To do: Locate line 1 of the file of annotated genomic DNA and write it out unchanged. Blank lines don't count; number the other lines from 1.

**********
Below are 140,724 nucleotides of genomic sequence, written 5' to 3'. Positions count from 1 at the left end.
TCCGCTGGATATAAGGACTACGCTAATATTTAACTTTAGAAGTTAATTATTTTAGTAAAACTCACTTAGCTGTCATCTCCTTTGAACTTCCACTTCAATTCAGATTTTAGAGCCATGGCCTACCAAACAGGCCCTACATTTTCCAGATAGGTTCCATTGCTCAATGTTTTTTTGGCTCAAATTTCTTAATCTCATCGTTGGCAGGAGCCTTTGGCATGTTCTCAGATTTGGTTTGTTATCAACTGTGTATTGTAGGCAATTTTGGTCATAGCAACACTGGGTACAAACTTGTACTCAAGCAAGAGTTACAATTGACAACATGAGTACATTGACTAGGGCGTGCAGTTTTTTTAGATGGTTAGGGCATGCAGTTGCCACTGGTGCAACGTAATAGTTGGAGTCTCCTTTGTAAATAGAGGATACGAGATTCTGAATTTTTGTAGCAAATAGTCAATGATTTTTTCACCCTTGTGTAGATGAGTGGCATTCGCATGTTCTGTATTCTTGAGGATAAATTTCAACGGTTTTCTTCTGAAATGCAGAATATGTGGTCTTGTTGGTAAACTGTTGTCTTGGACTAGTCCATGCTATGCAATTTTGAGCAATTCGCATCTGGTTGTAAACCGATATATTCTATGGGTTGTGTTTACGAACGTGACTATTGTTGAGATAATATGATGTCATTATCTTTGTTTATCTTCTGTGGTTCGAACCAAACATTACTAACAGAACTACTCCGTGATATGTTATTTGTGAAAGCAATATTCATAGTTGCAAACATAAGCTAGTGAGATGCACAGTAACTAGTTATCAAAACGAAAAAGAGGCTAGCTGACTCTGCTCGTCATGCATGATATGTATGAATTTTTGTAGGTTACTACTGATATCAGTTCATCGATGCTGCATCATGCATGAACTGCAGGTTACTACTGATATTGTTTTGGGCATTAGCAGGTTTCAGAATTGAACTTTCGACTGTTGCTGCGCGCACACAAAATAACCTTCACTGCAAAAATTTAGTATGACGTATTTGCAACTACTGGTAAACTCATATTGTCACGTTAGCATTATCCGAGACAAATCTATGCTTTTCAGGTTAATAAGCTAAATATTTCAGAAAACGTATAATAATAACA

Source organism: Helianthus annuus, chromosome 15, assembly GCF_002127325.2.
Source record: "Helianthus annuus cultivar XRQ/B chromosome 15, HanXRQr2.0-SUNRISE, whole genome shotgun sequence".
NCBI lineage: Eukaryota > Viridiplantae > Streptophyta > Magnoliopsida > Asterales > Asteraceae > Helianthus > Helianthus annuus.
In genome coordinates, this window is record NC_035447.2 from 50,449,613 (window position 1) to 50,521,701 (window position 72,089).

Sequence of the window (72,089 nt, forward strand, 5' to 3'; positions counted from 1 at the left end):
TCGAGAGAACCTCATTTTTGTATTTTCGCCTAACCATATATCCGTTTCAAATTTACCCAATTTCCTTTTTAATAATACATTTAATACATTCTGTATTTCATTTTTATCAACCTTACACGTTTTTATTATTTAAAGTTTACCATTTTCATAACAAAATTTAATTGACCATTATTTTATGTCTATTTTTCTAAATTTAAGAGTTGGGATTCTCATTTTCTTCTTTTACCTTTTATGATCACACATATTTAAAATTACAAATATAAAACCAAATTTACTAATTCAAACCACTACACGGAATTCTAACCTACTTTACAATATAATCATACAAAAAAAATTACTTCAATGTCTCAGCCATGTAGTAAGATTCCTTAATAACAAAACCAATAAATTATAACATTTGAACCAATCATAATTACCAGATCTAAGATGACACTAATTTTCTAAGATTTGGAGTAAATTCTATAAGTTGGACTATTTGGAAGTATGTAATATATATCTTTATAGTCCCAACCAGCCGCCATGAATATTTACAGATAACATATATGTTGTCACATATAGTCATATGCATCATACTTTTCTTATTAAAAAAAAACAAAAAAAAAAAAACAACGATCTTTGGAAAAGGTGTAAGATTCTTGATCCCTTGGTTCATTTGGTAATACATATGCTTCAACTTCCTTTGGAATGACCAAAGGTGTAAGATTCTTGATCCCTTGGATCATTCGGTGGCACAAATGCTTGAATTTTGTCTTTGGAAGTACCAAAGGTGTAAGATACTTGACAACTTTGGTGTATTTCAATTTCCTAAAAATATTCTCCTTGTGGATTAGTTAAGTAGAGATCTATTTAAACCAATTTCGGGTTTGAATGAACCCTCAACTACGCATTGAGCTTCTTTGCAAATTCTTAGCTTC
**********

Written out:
Below are 140,724 nucleotides of genomic sequence, written 5' to 3'. Positions count from 1 at the left end.